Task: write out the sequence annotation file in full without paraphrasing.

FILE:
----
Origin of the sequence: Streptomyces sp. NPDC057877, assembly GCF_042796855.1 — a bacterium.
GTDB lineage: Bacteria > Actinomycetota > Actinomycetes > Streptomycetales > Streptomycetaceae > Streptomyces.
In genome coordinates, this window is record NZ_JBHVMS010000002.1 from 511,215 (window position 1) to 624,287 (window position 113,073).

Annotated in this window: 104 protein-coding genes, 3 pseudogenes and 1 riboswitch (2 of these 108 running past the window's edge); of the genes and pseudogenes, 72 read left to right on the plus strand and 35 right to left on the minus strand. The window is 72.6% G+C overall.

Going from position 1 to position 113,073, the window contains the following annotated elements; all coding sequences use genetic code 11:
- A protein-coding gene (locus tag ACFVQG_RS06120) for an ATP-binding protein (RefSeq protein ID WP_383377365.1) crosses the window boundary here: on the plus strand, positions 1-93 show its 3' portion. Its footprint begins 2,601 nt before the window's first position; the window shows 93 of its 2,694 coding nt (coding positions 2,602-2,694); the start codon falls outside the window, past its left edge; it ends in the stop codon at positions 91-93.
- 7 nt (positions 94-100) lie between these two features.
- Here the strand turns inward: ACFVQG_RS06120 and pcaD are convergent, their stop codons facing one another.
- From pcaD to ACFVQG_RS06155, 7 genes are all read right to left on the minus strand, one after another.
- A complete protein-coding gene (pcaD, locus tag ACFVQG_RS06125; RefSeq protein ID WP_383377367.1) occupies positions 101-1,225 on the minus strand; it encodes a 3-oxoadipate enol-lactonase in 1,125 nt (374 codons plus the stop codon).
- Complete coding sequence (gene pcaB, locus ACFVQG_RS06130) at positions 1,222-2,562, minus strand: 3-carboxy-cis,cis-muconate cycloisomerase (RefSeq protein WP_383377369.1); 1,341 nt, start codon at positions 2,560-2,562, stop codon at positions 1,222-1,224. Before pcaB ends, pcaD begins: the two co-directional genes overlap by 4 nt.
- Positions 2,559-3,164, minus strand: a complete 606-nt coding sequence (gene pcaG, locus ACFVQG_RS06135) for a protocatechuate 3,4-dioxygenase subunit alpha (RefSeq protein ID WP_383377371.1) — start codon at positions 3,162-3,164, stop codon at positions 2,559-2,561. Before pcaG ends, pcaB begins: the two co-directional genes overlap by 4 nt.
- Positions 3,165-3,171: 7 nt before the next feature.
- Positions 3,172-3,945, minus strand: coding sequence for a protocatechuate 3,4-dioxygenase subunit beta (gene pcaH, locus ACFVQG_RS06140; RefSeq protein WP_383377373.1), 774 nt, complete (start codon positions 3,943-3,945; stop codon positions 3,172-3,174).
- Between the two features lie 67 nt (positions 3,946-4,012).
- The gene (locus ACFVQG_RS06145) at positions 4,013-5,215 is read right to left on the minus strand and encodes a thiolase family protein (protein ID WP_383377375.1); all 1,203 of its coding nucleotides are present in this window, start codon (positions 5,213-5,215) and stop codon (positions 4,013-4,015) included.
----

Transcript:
Origin of the sequence: Streptomyces sp. NPDC057877, assembly GCF_042796855.1 — a bacterium.
GTDB lineage: Bacteria > Actinomycetota > Actinomycetes > Streptomycetales > Streptomycetaceae > Streptomyces.
In genome coordinates, this window is record NZ_JBHVMS010000002.1 from 511,215 (window position 1) to 624,287 (window position 113,073).

Annotated in this window: 104 protein-coding genes, 3 pseudogenes and 1 riboswitch (2 of these 108 running past the window's edge); of the genes and pseudogenes, 72 read left to right on the plus strand and 35 right to left on the minus strand. The window is 72.6% G+C overall.

Going from position 1 to position 113,073, the window contains the following annotated elements; all coding sequences use genetic code 11:
- A protein-coding gene (locus tag ACFVQG_RS06120) for an ATP-binding protein (RefSeq protein ID WP_383377365.1) crosses the window boundary here: on the plus strand, positions 1-93 show its 3' portion. Its footprint begins 2,601 nt before the window's first position; the window shows 93 of its 2,694 coding nt (coding positions 2,602-2,694); the start codon falls outside the window, past its left edge; it ends in the stop codon at positions 91-93.
- 7 nt (positions 94-100) lie between these two features.
- Here the strand turns inward: ACFVQG_RS06120 and pcaD are convergent, their stop codons facing one another.
- From pcaD to ACFVQG_RS06155, 7 genes are all read right to left on the minus strand, one after another.
- A complete protein-coding gene (pcaD, locus tag ACFVQG_RS06125; RefSeq protein ID WP_383377367.1) occupies positions 101-1,225 on the minus strand; it encodes a 3-oxoadipate enol-lactonase in 1,125 nt (374 codons plus the stop codon).
- Complete coding sequence (gene pcaB, locus ACFVQG_RS06130) at positions 1,222-2,562, minus strand: 3-carboxy-cis,cis-muconate cycloisomerase (RefSeq protein WP_383377369.1); 1,341 nt, start codon at positions 2,560-2,562, stop codon at positions 1,222-1,224. Before pcaB ends, pcaD begins: the two co-directional genes overlap by 4 nt.
- Positions 2,559-3,164, minus strand: a complete 606-nt coding sequence (gene pcaG, locus ACFVQG_RS06135) for a protocatechuate 3,4-dioxygenase subunit alpha (RefSeq protein ID WP_383377371.1) — start codon at positions 3,162-3,164, stop codon at positions 2,559-2,561. Before pcaG ends, pcaB begins: the two co-directional genes overlap by 4 nt.
- Positions 3,165-3,171: 7 nt before the next feature.
- Positions 3,172-3,945, minus strand: coding sequence for a protocatechuate 3,4-dioxygenase subunit beta (gene pcaH, locus ACFVQG_RS06140; RefSeq protein WP_383377373.1), 774 nt, complete (start codon positions 3,943-3,945; stop codon positions 3,172-3,174).
- Between the two features lie 67 nt (positions 3,946-4,012).
- The gene (locus ACFVQG_RS06145) at positions 4,013-5,215 is read right to left on the minus strand and encodes a thiolase family protein (protein ID WP_383377375.1); all 1,203 of its coding nucleotides are present in this window, start codon (positions 5,213-5,215) and stop codon (positions 4,013-4,015) included.